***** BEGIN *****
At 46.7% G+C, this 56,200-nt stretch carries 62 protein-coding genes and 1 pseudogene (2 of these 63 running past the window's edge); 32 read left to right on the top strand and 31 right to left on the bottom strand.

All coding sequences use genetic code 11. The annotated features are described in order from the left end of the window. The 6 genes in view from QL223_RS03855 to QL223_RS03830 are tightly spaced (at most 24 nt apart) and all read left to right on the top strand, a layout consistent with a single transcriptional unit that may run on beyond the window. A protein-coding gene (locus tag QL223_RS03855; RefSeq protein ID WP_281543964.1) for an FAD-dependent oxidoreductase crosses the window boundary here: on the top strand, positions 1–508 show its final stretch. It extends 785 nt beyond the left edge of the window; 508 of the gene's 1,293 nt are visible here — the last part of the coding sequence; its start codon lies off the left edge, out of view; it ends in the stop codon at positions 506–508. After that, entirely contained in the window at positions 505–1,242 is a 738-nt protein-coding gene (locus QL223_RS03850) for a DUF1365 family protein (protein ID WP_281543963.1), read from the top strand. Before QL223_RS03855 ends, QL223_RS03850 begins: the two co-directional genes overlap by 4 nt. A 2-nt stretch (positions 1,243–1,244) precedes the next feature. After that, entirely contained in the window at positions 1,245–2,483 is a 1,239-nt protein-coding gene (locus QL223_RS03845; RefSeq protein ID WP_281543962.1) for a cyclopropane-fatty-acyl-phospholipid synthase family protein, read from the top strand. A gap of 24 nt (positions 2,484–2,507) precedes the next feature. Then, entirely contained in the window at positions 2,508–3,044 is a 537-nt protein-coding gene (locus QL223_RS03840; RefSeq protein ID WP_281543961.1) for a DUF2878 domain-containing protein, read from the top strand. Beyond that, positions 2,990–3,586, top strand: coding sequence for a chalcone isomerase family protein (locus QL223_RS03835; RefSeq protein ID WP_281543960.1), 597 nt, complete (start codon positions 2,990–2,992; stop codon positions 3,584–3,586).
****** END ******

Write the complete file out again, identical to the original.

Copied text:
At 46.7% G+C, this 56,200-nt stretch carries 62 protein-coding genes and 1 pseudogene (2 of these 63 running past the window's edge); 32 read left to right on the top strand and 31 right to left on the bottom strand.

All coding sequences use genetic code 11. The annotated features are described in order from the left end of the window. The 6 genes in view from QL223_RS03855 to QL223_RS03830 are tightly spaced (at most 24 nt apart) and all read left to right on the top strand, a layout consistent with a single transcriptional unit that may run on beyond the window. A protein-coding gene (locus tag QL223_RS03855; RefSeq protein ID WP_281543964.1) for an FAD-dependent oxidoreductase crosses the window boundary here: on the top strand, positions 1–508 show its final stretch. It extends 785 nt beyond the left edge of the window; 508 of the gene's 1,293 nt are visible here — the last part of the coding sequence; its start codon lies off the left edge, out of view; it ends in the stop codon at positions 506–508. After that, entirely contained in the window at positions 505–1,242 is a 738-nt protein-coding gene (locus QL223_RS03850) for a DUF1365 family protein (protein ID WP_281543963.1), read from the top strand. Before QL223_RS03855 ends, QL223_RS03850 begins: the two co-directional genes overlap by 4 nt. A 2-nt stretch (positions 1,243–1,244) precedes the next feature. After that, entirely contained in the window at positions 1,245–2,483 is a 1,239-nt protein-coding gene (locus QL223_RS03845; RefSeq protein ID WP_281543962.1) for a cyclopropane-fatty-acyl-phospholipid synthase family protein, read from the top strand. A gap of 24 nt (positions 2,484–2,507) precedes the next feature. Then, entirely contained in the window at positions 2,508–3,044 is a 537-nt protein-coding gene (locus QL223_RS03840; RefSeq protein ID WP_281543961.1) for a DUF2878 domain-containing protein, read from the top strand. Beyond that, positions 2,990–3,586, top strand: coding sequence for a chalcone isomerase family protein (locus QL223_RS03835; RefSeq protein ID WP_281543960.1), 597 nt, complete (start codon positions 2,990–2,992; stop codon positions 3,584–3,586).